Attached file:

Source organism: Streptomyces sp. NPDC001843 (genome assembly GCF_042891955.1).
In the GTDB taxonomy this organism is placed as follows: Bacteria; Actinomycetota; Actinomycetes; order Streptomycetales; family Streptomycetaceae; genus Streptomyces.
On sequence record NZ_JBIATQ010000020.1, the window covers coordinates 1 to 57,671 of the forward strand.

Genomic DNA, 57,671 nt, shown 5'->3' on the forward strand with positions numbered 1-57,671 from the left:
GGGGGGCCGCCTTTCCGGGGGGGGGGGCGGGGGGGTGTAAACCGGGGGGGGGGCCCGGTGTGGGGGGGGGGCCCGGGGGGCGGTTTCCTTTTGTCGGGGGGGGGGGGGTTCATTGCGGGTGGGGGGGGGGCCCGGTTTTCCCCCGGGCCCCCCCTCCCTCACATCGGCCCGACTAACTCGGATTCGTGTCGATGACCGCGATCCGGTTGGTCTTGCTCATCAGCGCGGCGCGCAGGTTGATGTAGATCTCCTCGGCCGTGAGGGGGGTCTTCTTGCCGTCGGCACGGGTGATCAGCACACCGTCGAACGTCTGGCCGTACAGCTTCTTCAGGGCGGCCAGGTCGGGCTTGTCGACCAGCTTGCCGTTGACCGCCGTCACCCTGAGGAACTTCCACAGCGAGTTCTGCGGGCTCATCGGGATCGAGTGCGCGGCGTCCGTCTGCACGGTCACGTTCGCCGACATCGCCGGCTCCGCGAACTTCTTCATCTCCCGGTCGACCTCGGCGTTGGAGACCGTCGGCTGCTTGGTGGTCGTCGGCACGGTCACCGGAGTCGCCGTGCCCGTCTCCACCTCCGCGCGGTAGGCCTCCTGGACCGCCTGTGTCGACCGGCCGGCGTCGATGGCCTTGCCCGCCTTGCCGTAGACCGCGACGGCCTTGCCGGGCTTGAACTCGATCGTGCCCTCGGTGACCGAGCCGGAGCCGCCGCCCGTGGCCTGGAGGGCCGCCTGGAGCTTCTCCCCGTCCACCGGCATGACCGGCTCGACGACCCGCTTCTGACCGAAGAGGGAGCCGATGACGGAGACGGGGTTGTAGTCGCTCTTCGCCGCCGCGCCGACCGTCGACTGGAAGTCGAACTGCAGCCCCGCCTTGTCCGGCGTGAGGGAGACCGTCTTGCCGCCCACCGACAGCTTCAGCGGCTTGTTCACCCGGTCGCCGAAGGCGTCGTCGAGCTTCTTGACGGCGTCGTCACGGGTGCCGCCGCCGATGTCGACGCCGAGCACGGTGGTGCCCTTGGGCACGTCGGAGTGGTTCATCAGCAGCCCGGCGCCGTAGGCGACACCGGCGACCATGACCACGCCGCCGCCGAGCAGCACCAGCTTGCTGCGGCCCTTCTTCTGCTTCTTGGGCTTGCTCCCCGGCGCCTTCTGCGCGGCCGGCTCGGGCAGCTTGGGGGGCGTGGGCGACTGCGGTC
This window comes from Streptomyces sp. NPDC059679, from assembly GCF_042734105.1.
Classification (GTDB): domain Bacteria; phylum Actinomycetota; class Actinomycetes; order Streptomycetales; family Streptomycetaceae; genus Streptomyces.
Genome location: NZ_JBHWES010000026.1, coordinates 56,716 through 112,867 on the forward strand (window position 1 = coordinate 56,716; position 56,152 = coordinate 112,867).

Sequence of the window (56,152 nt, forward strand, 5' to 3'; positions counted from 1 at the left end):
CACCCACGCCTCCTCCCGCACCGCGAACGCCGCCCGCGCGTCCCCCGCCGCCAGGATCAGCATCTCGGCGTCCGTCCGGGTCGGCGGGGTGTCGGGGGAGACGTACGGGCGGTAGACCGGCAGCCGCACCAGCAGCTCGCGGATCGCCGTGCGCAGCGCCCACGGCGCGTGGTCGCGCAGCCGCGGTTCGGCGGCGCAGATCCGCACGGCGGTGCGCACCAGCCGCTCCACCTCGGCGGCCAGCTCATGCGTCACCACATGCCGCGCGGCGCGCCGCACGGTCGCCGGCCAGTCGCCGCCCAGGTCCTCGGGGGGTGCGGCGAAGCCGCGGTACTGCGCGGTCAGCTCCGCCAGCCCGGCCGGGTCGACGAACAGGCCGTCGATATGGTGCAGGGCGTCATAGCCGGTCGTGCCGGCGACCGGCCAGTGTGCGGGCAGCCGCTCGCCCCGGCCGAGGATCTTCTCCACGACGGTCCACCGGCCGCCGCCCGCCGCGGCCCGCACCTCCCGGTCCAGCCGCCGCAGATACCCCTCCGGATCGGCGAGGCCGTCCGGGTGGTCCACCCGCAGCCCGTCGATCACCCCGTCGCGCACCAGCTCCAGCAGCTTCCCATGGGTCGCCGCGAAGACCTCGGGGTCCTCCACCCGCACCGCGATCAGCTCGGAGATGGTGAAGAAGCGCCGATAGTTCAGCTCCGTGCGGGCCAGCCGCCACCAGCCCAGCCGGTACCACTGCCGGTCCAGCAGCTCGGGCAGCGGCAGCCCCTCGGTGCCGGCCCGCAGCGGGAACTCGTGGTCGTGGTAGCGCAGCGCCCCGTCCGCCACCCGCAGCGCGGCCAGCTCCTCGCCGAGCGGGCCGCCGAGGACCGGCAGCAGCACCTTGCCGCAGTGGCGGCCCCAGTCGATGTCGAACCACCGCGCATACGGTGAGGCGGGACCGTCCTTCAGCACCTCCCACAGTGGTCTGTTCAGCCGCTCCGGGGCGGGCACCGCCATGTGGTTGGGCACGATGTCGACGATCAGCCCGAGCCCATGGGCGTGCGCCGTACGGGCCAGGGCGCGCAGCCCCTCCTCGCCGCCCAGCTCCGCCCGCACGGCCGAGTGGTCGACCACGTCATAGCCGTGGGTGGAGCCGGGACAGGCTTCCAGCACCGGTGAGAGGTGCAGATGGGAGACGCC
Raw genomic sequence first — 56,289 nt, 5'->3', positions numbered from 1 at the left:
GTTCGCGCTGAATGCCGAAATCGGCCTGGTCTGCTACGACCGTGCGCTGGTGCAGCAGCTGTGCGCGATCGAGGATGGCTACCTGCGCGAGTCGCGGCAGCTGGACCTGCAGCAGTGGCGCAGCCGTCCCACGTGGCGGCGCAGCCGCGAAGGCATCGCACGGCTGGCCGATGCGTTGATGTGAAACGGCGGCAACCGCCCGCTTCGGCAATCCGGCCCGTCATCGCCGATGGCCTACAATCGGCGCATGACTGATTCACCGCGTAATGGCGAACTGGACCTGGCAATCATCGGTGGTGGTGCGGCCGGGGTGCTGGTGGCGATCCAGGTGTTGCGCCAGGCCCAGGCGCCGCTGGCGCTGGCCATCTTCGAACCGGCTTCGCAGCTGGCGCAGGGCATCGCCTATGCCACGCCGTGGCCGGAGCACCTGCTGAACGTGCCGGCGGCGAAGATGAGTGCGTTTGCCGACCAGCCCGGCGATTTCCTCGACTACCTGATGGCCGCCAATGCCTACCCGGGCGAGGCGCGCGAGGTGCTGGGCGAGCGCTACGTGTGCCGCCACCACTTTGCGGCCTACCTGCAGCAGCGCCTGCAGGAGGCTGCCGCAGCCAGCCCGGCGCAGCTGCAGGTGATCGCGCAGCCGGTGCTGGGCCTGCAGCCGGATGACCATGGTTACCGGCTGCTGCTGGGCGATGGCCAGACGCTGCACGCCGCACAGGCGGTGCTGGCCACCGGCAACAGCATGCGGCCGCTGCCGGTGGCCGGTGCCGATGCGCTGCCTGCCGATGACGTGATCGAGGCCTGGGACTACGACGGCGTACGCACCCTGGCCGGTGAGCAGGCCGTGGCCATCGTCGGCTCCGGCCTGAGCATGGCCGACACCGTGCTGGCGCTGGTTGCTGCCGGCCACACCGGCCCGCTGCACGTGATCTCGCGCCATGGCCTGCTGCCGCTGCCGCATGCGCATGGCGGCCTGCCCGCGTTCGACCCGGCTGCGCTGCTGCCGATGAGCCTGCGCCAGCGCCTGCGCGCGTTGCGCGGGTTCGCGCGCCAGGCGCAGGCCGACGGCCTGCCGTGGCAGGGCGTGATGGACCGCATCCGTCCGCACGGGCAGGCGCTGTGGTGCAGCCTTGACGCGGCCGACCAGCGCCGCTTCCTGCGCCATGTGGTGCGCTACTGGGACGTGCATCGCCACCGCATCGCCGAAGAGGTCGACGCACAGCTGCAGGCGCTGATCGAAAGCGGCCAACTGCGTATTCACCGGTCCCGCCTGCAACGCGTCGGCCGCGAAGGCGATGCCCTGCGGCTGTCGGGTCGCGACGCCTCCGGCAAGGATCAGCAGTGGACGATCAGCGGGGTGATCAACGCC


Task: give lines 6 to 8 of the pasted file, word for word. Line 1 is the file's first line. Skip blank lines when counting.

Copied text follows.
This window comes from Streptomyces sp. NPDC059679, from assembly GCF_042734105.1.
Classification (GTDB): domain Bacteria; phylum Actinomycetota; class Actinomycetes; order Streptomycetales; family Streptomycetaceae; genus Streptomyces.
Genome location: NZ_JBHWES010000026.1, coordinates 56,716 through 112,867 on the forward strand (window position 1 = coordinate 56,716; position 56,152 = coordinate 112,867).